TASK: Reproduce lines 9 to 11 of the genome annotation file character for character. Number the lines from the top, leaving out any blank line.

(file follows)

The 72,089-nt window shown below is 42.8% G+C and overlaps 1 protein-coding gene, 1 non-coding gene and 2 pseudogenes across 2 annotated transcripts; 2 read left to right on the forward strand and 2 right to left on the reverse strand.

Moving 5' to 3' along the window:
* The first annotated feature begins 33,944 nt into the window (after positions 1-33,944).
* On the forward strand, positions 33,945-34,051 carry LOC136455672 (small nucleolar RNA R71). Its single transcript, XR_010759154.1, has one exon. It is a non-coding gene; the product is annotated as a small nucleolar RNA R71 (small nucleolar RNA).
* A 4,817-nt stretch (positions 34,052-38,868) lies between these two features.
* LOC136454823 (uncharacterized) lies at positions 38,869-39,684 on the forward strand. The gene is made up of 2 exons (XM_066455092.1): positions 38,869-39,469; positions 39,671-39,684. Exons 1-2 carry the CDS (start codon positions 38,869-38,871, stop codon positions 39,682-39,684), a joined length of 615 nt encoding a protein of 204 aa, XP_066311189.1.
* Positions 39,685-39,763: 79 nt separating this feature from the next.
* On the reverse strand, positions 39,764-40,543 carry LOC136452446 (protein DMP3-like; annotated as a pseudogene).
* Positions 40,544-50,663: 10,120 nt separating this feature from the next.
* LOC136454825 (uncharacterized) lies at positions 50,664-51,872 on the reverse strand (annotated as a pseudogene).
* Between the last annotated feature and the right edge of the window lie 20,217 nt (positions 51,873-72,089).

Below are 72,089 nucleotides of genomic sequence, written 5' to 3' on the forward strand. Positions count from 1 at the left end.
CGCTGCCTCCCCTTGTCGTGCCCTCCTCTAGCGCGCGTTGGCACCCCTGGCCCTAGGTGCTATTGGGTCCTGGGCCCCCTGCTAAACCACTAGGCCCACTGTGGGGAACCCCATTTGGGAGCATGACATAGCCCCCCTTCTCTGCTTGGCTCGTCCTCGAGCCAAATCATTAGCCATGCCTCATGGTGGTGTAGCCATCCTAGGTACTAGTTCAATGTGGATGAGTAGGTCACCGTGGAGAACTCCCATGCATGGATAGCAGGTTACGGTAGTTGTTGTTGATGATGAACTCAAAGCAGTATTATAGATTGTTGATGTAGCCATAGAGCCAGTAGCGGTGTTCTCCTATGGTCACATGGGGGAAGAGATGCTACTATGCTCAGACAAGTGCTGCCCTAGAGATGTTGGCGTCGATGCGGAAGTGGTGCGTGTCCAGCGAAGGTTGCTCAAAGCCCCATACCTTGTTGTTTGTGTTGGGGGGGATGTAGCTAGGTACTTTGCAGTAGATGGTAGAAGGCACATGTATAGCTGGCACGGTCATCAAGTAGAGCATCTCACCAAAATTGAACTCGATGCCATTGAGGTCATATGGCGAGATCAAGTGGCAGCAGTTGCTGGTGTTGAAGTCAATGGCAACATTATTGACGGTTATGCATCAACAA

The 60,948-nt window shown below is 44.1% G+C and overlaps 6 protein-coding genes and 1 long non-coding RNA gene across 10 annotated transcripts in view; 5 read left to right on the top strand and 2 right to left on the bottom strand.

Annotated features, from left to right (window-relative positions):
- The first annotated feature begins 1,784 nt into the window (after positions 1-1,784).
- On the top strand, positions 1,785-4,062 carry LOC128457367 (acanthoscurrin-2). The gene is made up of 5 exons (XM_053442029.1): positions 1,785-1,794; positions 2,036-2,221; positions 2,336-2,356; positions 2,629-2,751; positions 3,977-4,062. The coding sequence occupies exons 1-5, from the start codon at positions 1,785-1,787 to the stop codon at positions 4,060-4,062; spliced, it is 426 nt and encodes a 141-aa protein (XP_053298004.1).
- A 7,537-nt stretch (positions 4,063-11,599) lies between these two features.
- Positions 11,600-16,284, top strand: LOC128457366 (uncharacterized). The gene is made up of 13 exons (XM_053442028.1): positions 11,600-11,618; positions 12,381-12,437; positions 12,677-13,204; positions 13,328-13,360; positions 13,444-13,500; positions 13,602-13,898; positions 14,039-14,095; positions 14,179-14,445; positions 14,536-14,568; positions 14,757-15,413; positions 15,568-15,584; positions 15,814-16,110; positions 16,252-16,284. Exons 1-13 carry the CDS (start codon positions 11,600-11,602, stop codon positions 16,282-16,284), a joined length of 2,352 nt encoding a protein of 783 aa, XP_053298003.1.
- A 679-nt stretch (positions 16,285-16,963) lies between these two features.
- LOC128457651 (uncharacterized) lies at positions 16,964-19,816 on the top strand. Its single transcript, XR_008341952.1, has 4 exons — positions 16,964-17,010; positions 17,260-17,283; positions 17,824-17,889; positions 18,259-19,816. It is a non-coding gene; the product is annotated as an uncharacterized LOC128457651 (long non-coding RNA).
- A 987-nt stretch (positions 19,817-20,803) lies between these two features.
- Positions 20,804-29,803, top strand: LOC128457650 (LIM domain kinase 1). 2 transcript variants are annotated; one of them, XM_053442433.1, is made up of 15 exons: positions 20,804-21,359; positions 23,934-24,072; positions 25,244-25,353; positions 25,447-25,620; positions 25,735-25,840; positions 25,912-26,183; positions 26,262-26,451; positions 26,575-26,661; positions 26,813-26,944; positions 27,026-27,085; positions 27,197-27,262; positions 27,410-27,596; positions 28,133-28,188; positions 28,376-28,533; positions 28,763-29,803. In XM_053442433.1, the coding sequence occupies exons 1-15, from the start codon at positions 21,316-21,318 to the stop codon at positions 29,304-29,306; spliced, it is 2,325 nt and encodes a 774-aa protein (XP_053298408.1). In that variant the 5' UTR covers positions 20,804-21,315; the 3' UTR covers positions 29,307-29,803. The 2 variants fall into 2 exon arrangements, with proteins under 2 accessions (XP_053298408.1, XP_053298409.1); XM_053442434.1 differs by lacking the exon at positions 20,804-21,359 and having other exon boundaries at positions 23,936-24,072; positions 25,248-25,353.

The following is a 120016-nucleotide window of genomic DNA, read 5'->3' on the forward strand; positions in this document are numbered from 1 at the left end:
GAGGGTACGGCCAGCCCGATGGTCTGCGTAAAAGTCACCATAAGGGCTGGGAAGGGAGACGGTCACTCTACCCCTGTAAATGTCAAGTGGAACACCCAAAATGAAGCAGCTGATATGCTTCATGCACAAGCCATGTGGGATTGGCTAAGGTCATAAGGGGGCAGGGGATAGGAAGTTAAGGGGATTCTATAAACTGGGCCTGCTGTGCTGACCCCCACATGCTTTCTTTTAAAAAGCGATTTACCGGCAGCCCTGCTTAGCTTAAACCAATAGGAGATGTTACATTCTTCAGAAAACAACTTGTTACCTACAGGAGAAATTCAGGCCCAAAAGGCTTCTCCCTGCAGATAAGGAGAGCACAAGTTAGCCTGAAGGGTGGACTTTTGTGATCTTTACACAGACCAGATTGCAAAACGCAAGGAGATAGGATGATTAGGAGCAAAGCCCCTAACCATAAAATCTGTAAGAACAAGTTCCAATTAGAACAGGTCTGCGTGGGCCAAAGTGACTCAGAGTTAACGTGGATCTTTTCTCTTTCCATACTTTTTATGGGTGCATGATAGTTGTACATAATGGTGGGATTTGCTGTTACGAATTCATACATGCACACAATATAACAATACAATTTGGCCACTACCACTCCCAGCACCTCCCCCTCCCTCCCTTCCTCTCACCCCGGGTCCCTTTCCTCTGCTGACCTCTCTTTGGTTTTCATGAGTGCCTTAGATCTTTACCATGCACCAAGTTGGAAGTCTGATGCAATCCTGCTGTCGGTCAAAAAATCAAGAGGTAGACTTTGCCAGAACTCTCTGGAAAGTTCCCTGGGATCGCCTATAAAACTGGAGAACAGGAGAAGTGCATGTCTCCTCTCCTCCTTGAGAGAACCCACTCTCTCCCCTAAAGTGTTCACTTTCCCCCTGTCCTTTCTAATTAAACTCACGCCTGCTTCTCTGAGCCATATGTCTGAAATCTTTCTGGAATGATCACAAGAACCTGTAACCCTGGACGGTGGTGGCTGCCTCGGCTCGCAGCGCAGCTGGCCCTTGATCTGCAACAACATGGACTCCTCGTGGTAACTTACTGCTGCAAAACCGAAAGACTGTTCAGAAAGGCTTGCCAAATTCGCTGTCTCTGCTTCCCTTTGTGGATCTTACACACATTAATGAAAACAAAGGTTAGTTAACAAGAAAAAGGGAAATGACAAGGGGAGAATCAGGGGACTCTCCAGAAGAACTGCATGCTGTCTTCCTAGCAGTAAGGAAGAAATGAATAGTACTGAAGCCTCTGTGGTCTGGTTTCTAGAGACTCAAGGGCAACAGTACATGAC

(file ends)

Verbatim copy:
* Positions 40,544-50,663: 10,120 nt separating this feature from the next.
* LOC136454825 (uncharacterized) lies at positions 50,664-51,872 on the reverse strand (annotated as a pseudogene).
* Between the last annotated feature and the right edge of the window lie 20,217 nt (positions 51,873-72,089).